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Francis Augustus Silva (1835 - 1886)

Lot 127: Francis A. Silva 1835-1886 , Sailing on the Hudson, Nyack


May 23, 2007
New York, NY, US

More About this Item


signed F.A. Silva and dated '72 , l.l. oil on canvas


measurements 15 by 30 in. alternate measurements (38.1 by 76.2 cm)


Acquired by the present owner's family, circa 1930s


Sailing on the Hudson, Nyack was painted in 1872, a period of exceptional output, during which the artist traveled constantly up and down the coast, from New Jersey to Massachusetts, in search of subjects. The eastern seaboard was a favorite subject of the luminist painters, who felt the clear light and undeveloped shores were ideal for their aesthetic aims. In Sailing on the Hudson, Nyack, Silva deliberately manipulated the effects of light and atmosphere to elicit a personal response from the viewer. Sailboats glide across a crystalline surface reflecting translucent veils of color in their white sails. Mark D. Mitchell writes, ?By far the most famous of Silva?s themes from this early period was not formal, but geographic: The Hudson River?his Hudson River scenes are his most charming and effective early works?The correspondence between the Hudson River and the quality of these paintings is virtually inexplicable, as they stand apart aesthetically from his other work of the early 1870s. Perhaps the phenomenon is best explained simply as a serendipitous consequence of time and geography of Silva?s concurrent artistic maturation and awareness of his Hudson River School predecessors on their turf? (Francis A. Silva: In His Own Light, New York, 2002, pp. 33-34). John I.H. Baur first coined the term ?luminism? in 1954 to distinguish a group of Hudson River School artists, including Francis Silva, Martin Johnson Heade, and Fitz Henry Lane, among others, for their particularly American consciousness of the effects of light and atmosphere. Barbara Novak, whose seminal publication American Painting of the 19υth Century, broke ground in the discussion of luminism, stated that the movement fostered ?some of the nineteenth century?s most profound thoughts on nature,? offering the spectator ?an irresistible invitation in terms of empathy? which ?brought the nineteenth century as close as it could come to silence and void.? She continued, ?Luminist light tends to be cool, not hot, hard not soft, palpable rather than fluid, planar rather than atmospherically diffuse. Luminist light radiates, gleams, and suffuses on a different frequency than atmospheric light?Air cannot circulate between the particles of matter that comprise luminist light? (Nature and Culture, London, 1980, pp. 18, 29). The present painting depicts a broad view of Nyack, New York from the Hudson River (where today the Tappan Zee Bridge crosses the river).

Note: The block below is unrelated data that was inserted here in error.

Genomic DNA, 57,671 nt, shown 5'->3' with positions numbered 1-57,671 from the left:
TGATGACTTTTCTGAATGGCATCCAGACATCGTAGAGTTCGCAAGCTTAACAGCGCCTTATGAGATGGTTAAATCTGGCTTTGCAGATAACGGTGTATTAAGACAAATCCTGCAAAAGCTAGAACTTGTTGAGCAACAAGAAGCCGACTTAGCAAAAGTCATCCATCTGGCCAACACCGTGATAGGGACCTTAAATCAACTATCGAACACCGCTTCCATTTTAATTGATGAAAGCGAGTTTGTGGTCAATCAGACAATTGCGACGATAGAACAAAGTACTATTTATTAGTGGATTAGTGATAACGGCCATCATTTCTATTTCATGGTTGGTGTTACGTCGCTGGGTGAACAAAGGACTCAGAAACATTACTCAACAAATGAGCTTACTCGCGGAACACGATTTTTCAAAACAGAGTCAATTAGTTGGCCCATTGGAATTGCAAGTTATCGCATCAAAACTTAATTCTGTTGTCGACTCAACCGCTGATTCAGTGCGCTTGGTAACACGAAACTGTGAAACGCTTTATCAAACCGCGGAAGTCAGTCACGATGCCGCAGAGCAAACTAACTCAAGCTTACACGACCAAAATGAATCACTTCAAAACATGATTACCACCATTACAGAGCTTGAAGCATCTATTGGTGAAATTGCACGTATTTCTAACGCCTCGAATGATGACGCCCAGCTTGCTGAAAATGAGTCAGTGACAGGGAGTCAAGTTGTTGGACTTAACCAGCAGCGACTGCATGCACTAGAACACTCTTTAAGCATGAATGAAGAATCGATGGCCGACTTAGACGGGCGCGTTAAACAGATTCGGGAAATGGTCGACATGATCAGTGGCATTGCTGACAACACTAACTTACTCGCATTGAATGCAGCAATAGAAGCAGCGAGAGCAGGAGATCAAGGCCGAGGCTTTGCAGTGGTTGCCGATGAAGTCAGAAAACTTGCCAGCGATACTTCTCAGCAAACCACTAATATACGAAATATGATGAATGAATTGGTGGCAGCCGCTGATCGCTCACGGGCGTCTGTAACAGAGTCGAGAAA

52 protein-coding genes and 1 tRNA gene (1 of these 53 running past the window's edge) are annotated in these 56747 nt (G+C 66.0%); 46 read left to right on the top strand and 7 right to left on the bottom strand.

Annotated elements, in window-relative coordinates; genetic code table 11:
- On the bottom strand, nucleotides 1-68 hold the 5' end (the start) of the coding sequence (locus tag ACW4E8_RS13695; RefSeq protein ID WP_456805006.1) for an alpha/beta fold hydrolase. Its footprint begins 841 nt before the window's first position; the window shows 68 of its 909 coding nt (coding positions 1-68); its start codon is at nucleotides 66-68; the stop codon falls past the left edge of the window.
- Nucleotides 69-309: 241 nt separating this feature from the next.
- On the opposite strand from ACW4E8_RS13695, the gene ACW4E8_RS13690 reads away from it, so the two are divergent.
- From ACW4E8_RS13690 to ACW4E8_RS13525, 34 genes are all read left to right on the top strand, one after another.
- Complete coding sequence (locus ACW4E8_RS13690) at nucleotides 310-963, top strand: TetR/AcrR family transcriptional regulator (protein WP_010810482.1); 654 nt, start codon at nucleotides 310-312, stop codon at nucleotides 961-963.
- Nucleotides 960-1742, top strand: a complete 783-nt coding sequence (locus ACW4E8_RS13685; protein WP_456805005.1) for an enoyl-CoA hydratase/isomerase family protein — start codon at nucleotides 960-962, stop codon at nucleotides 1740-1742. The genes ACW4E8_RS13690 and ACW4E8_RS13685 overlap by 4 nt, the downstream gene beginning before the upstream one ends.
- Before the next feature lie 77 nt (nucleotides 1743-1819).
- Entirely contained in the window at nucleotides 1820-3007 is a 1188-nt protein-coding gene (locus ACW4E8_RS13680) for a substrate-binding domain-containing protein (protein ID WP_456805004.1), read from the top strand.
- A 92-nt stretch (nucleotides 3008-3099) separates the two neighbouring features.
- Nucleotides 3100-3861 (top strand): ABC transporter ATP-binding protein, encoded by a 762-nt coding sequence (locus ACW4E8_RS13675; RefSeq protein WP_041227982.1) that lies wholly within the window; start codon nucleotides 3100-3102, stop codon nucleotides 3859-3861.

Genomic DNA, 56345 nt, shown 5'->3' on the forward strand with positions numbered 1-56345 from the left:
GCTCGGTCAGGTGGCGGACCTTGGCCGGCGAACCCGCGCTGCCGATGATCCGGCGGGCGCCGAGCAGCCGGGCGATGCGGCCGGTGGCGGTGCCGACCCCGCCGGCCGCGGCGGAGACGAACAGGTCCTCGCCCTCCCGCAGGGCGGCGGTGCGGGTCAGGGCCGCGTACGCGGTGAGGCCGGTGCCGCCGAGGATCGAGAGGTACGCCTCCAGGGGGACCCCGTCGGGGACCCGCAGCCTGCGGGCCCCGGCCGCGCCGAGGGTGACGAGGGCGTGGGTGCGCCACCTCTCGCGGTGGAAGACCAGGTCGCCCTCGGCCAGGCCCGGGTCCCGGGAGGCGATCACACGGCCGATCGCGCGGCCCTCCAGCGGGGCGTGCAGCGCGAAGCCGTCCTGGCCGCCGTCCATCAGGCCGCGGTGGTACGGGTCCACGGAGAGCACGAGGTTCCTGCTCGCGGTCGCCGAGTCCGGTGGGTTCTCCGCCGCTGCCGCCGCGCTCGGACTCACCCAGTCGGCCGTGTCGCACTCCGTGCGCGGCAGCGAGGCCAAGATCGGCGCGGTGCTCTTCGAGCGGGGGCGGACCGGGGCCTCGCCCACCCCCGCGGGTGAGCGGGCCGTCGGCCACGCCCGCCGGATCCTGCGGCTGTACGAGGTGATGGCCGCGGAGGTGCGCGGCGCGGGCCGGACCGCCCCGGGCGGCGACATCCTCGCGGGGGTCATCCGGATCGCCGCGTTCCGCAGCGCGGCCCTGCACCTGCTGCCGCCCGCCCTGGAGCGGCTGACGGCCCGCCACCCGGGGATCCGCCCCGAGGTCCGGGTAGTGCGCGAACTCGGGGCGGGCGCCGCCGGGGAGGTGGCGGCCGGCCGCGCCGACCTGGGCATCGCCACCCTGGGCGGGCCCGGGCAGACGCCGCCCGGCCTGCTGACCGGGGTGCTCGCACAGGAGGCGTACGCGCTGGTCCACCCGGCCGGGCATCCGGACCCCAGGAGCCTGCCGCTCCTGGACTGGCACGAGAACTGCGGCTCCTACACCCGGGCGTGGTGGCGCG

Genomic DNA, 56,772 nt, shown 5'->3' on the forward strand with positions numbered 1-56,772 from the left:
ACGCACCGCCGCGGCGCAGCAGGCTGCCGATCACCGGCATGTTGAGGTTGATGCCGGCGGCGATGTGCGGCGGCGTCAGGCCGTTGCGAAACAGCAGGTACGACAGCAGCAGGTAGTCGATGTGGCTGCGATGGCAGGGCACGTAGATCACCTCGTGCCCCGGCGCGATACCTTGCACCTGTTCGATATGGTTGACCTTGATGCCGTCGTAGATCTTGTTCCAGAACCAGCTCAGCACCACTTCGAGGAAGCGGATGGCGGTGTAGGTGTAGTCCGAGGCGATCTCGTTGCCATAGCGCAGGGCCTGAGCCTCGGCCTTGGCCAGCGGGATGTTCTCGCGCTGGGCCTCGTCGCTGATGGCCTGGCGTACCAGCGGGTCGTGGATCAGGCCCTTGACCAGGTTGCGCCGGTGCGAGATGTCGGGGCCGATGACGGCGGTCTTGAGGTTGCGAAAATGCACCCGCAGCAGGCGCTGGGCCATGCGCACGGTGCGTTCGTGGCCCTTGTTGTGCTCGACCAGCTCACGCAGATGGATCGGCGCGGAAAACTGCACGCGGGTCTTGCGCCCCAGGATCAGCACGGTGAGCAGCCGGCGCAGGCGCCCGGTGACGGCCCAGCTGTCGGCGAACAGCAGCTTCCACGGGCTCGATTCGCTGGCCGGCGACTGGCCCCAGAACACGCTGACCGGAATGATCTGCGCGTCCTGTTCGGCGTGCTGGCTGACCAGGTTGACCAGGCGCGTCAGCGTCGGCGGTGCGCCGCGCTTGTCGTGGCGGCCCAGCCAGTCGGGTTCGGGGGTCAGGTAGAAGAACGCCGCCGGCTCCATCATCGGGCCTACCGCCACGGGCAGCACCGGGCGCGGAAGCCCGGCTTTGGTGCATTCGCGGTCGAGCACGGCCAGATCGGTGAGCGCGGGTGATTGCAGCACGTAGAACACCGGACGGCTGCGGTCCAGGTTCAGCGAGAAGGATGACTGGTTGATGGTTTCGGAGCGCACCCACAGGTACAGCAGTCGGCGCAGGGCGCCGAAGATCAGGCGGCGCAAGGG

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American Paintings

May 23, 2007, 12:00 PM EST

New York, NY, US

For Sale from Sotheby's